DR.WALKER." True : but you have not said what com. posed the shining transparent substance. It was a mixture of the herb pali, and the silicious particles, or sand on the shore, the glittering nature of which was peculiarly adapted for composing this useful and beautiful material. Certainly the first glass-houses mentioned in history were those at Tyre. The word glass is formed of the Latin glastum, a plant; called by the Greeks istatis ; by the Romans vitrum ; by the Ancient Britons, guadorn ; and by the English, woord. The ancient writers make frequent mention of this plant, as one from which the Britons dyed their bodies blue, and hence the fictitious matter of which we are speaking, obtained the name of glass, as having always somewhat of this blueishness in it. There was a plate of glass found amidst the ruins of Herculaneun), and this place you know was destroyed so long ago.as the year 80. As to the use to, which this plate was applied, that is not ascertained, al.

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though the most probable speculation refers to its application as a mirror. Before the Romans invaded Britain, glasshouses had been erected in this country, as well as in Gaul, Spain, and Italy. In many parts of the country glass amulets have been found, called by the Britons glieneu reigreedh,. or glass adders; these were probably used by the Druids as amulets, or charms. In the time of Tiberius, we hear of glass being made among the Romans; and by the time of Nero, the art liad arrived at a considerable degree of perfection; for the glass bowls rivalled those of porcelain in value, and equalled the cups of crystal in their transparency. The venerable Bede mentions, that glass-makers came into England in the year 674, under the protection of the Abbot Benedict, who were employed in glazing the church and monastery of Weremouth. Other authors say, they were brought over by Wilfrid, bishop of Worcester, much about the same time. In the year 1180, glass windows became very general, but previous to this period glass was considered as an extraordinary mark of magnificence. Venice for many years excelled all Europe in the fineness of its glasses ; and in the thirteenth century the Venetians were the only people that had the secret of making crystal looking-glasses.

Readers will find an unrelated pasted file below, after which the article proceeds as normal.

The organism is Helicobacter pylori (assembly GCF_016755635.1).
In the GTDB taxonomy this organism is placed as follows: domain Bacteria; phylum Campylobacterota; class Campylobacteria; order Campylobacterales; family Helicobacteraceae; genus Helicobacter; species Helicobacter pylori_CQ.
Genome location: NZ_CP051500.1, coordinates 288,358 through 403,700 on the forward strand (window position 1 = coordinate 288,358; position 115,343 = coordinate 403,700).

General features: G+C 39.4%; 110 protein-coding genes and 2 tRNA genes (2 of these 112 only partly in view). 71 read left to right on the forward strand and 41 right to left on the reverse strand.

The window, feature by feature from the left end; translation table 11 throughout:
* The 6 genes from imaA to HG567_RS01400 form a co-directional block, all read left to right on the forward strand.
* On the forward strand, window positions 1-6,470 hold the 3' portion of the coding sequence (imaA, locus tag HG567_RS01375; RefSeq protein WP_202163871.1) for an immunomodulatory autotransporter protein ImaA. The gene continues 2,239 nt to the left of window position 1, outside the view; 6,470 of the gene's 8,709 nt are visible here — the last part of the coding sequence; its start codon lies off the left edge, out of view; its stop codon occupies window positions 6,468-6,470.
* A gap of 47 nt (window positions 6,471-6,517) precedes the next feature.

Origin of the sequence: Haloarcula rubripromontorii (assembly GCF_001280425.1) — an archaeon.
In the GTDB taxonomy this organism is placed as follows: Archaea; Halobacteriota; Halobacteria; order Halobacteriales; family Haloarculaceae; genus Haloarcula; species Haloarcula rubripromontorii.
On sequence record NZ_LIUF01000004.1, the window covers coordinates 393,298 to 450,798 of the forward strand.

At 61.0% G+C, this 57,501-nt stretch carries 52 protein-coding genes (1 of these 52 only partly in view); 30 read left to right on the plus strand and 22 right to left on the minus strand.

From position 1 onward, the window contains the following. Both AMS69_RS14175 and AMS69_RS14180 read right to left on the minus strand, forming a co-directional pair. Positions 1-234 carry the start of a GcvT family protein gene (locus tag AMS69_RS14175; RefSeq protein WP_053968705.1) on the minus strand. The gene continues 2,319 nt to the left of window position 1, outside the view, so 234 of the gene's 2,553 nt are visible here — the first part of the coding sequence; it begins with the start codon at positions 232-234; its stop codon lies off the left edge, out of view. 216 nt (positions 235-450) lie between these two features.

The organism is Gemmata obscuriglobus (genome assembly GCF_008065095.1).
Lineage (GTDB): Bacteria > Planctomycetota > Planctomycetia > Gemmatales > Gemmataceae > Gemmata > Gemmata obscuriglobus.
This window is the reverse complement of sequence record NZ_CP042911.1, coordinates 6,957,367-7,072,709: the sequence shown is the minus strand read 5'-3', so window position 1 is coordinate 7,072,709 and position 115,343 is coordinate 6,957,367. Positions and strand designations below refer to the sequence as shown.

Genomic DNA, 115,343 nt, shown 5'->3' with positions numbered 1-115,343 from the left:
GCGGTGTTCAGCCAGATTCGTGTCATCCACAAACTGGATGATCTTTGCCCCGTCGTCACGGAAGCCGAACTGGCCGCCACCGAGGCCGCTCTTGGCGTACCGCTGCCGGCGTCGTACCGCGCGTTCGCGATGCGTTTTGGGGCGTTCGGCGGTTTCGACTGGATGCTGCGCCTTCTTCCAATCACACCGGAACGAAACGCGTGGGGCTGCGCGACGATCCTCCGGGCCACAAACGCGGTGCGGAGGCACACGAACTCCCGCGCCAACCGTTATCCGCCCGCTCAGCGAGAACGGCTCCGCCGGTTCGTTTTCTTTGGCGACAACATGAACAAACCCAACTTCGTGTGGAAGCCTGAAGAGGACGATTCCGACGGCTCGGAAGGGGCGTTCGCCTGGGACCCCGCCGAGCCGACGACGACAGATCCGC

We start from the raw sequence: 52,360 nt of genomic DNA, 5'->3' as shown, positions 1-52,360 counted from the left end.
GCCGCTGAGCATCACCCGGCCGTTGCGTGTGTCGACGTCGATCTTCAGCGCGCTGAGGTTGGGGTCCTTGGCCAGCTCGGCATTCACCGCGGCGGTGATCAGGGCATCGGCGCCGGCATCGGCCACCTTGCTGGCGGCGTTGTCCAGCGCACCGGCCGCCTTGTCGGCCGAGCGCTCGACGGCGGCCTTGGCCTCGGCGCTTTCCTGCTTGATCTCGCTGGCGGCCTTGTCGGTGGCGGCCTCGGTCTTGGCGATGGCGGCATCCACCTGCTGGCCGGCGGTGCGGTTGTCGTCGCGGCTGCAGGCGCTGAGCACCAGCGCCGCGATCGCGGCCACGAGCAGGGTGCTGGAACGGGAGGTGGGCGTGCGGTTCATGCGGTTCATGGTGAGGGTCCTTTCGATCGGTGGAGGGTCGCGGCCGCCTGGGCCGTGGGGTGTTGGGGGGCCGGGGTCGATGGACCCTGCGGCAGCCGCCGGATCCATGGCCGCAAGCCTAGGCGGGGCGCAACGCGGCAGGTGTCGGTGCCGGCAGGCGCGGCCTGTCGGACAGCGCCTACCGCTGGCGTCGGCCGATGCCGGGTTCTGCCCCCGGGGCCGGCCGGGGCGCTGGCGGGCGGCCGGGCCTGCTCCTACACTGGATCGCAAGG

“.The glass manufacture was first set up in England in the year 1557, at Crutched Friars, and at the Savoy the fine fint glass was first manufactured. Glass plates for looking. glasses were not made in this country until the year 1673, at Lambeth, by the encouragement of the then Duke of Buckingham, who brought over some Venetian artists for that purpose.

The French soon learnt the art, and cast plates of an immense size.

“Thus much, Edward, for its origin, and the time in which it was discovered. Now for its properties.

" Glass is one of the most elastic bodies in nature. If the force with which glass bells strike each other be reckoned, sixteen, that wherewith they recede by virtue of their elas.: ticity, will be nearly fifteen.

“ When glass is suddenly.cooled, it becomes exceeding brittle; and this brittleness is sometimes attended with very surprising phenomena. Hollow. bells made of annealed (suddenly cooled) glass, with a small hole in them, will fly to pieces by the heat of the hand only, if the hole by which the internal and external air-communicate, be stopped with a finger, Lately however, some vessels made of such an,